of injured employee and average weekly wage in West Virginia).
The Legislature's intention to treat an award of permanent total disability benefits as wage replacement, and not as an award for pain and suffering, is further evidenced by additional statutory language which reduces such benefits if the injured employee later receives other payments in lieu of wages such as employer-sponsored disability benefits. See W. Va. Code § 23-4-23(b) (2003) (Repl. Vol. 2005). An injured employee may, under certain circumstances, also be precluded from receiving any award of permanent total disability benefits if he/she is also receiving old-age social security benefits. See W. Va. Code § 23-4-24 (2005) (Repl. Vol. 2005). Finally, an employee's receipt of actual wages may also diminish the amount of permanent total disability benefits that he/she may collect. See W. Va. Code § 23-4-25(b) (2005) (Repl. Vol. 2005).
Given the thoroughness with which the Legislature has defined, provided directions for calculating, and limited an injured employee's right to receive an award of permanent total disability benefits, it is apparent that its silence as to the amount of such an award that represents the injured employee's pain and suffering is demonstrative of a legislative intent to exclude such a component from an award of workers' compensation permanent total disability benefits. See State ex rel. Roy Allen S. v. Stone, 196 W. Va. 624, 630 n.11, 474 S.E.2d 554, 560 n.11 (1996) ('Inclusio unius est exclusio alterius,' the expression that 'one is the exclusion of the others,' has force in this case. This doctrine informs courts to exclude from operation those items not included in the list of elements that are given effect expressly by statutory language.). Accordingly, we hold that a workers' compensation permanent total disability award is considered to be wage replacement for the wages the injured employee would have earned but for his/her work- related injury and is not considered to be an award for the injured employee's pain and suffering resulting from such work-related injury. (See footnote 9)
We recognize that because, in most instances, workers' compensation benefits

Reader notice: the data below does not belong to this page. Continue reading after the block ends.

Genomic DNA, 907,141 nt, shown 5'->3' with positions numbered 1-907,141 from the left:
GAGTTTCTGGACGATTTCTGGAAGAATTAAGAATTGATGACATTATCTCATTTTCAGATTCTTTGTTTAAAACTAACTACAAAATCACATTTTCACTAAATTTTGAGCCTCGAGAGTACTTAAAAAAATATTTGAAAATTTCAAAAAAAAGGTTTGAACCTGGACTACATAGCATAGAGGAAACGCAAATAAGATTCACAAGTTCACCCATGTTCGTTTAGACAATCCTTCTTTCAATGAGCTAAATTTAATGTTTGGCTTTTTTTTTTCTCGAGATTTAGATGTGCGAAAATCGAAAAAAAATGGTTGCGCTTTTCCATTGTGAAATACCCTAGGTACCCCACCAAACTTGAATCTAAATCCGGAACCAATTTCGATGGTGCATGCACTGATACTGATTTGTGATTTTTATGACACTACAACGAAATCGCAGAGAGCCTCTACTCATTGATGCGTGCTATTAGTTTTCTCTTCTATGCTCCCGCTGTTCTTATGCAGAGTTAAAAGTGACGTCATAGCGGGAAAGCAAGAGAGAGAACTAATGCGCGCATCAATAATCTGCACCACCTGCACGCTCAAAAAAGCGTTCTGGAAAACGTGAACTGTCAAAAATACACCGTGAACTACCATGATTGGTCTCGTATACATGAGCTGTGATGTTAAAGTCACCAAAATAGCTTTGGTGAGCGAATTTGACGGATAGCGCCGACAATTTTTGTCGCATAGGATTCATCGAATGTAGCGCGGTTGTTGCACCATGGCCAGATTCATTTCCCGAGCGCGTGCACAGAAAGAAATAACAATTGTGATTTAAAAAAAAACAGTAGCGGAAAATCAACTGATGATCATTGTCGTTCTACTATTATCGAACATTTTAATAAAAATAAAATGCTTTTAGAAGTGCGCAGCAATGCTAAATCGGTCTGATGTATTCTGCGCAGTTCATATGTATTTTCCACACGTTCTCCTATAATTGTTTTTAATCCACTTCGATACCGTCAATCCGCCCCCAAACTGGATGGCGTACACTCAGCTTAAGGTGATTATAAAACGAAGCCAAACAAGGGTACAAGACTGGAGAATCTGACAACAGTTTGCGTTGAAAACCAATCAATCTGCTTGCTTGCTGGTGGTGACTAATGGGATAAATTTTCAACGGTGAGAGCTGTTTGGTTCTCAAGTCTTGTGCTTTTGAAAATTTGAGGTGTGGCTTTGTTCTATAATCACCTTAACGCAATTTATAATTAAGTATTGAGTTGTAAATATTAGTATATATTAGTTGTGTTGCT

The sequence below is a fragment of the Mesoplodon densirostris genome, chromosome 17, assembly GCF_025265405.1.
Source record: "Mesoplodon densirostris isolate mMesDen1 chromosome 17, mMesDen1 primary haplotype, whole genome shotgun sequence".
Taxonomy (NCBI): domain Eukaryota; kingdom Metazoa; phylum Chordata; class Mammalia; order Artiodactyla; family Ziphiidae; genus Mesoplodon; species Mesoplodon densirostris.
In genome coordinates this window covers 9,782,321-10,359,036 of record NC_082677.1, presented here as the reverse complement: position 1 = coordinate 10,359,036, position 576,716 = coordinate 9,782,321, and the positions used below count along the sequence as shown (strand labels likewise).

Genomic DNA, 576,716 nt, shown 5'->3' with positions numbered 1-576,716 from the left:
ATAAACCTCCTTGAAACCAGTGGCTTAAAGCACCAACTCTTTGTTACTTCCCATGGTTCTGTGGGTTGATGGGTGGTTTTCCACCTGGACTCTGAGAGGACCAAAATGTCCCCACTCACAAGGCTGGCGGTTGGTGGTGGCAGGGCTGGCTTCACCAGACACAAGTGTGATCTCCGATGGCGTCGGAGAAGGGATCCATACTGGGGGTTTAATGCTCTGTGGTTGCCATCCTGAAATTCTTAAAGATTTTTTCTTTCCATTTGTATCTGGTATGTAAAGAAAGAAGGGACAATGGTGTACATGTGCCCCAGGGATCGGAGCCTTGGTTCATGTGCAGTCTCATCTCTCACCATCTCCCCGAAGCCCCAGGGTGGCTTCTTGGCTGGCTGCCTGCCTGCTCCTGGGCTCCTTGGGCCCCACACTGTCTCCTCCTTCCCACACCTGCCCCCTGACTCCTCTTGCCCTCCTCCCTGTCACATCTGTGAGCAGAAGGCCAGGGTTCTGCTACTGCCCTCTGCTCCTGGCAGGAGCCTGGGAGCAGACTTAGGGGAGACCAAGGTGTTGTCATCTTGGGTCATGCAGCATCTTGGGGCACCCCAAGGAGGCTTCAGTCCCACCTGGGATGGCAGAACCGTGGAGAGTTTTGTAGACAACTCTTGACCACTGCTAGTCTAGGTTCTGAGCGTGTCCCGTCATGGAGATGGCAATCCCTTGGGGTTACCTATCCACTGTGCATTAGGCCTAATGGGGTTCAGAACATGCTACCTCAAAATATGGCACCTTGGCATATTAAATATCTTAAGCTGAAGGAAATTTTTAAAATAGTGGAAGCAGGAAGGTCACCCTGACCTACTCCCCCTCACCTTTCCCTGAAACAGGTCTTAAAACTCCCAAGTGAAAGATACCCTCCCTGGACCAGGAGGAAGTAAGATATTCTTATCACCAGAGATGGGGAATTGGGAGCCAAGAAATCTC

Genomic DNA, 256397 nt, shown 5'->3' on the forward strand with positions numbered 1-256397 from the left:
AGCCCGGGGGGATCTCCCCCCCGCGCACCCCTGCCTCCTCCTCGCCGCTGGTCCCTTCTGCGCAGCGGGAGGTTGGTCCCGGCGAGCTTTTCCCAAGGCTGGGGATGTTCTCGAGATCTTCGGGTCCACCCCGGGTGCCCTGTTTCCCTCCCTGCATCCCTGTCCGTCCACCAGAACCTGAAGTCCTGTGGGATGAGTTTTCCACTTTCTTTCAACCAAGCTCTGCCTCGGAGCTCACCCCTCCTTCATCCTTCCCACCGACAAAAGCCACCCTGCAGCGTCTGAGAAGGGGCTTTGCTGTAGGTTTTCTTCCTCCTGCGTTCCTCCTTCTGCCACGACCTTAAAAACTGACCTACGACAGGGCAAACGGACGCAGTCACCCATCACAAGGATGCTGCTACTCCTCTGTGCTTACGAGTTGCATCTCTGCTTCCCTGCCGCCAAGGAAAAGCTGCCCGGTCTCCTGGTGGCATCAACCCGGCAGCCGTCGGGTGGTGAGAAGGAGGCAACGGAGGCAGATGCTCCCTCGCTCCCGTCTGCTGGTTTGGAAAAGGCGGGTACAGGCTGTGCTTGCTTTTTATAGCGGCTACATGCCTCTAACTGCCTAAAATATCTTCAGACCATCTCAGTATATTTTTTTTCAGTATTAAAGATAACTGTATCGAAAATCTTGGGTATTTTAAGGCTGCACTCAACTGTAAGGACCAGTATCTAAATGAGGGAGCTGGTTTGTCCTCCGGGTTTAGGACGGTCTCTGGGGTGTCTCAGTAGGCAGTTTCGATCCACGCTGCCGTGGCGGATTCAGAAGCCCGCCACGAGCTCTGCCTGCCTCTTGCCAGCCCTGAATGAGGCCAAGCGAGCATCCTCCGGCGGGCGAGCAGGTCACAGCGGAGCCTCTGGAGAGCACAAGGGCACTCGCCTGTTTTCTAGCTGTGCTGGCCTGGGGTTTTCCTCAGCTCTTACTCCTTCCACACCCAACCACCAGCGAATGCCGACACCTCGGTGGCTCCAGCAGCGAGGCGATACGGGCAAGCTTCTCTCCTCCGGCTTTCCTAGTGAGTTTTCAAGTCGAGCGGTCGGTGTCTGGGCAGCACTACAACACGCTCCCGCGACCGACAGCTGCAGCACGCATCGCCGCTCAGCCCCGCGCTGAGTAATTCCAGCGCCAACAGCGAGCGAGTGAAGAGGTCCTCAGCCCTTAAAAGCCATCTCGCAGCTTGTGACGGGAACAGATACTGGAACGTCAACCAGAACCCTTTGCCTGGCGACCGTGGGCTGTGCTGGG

constitute an employee's exclusive remedy against his/her employer, such an award can
arguably be said to include inherent characteristics of other types of damages. See State ex
rel. Boan v. Richardson, 198 W. Va. at 550-51, 482 S.E.2d at 167-68 (We conclude that
our workers' compensation benefits for permanent total disability are more than simply a
wage replacement system. While the amount of such payments is, in fact, based on the
injured worker's past employment, the benefits are also defined and limited by additional
factors such as the average wages in the State. The payments provided in permanent
disability cases compensate for more than lost wages because, as we have pointed out, they
stand in lieu of a myriad of damage elements recognized in the tort system that are not
measurable by wages earned or the average wages in the State.). Nevertheless, the
recurring theme in our prior opinions addressing this issue is, simply, that workers'
compensation law [fails] to provide compensation for 'elements of damages such as pain
and suffering . . . .' Zelenka v. City of Weirton, 208 W. Va. at 247-48, 539 S.E.2d at 754-
55 (quoting O'Dell v. Town of Gauley Bridge, 188 W. Va. at 610, 425 S.E.2d at 565).
Insofar as [t]he right to workmen's compensation benefits is purely statutory, Cropp v.
State Workmen's Compensation Commissioner, 160 W. Va. 621, 627-628, 236 S.E.2d 480,
484 (1977), and the Legislature has failed to specify what part of an injured employee's
workers' compensation award is intended to provide reimbursement for his/her claims other
than lost wages, we are constrained to conclude that the Legislature has intended workers'
compensation benefits to be limited to wage replacement. Accordingly, we conclude that
our isolated statement in Boan has been implicitly modified by our subsequent rulings on
this subject. See, e.g., Zelenka v. City of Weirton, 208 W. Va. at 247-48, 539 S.E.2d at 754-
55; Brooks v. City of Weirton, 202 W. Va. at 252, 503 S.E.2d at 820; Henry v. Benyo, 203
W. Va. at 179-80, 506 S.E.2d at 622-23.
Having determined that workers' compensation permanent total disability benefits constitute wage replacement, rather than an award for the injured employee's pain and suffering, we must now determine whether Mr. Fitzgerald's lump sum permanent total disability award constitutes marital or separate property.
During their consideration of this matter below, the family court and the circuit court both concluded that a portion of Mr. Fitzgerald's lump sum permanent total disability award was his separate property insofar as it compensated him for the pain and suffering he sustained as a result of his workplace injury. Because we have determined that such an award constitutes wage replacement and does not include a separate component for pain and suffering, the question remains as to whether Mr. Fitzgerald's lump sum award of permanent total disability benefits is marital property, subject to equitable distribution, or separate property, which is not subject to division between the parties. Two factors surrounding this lump sum award are critical to our decision of this matter: when Mr. Fitzgerald received the award in question and for what period of time such award was intended to serve as compensation for his lost wages.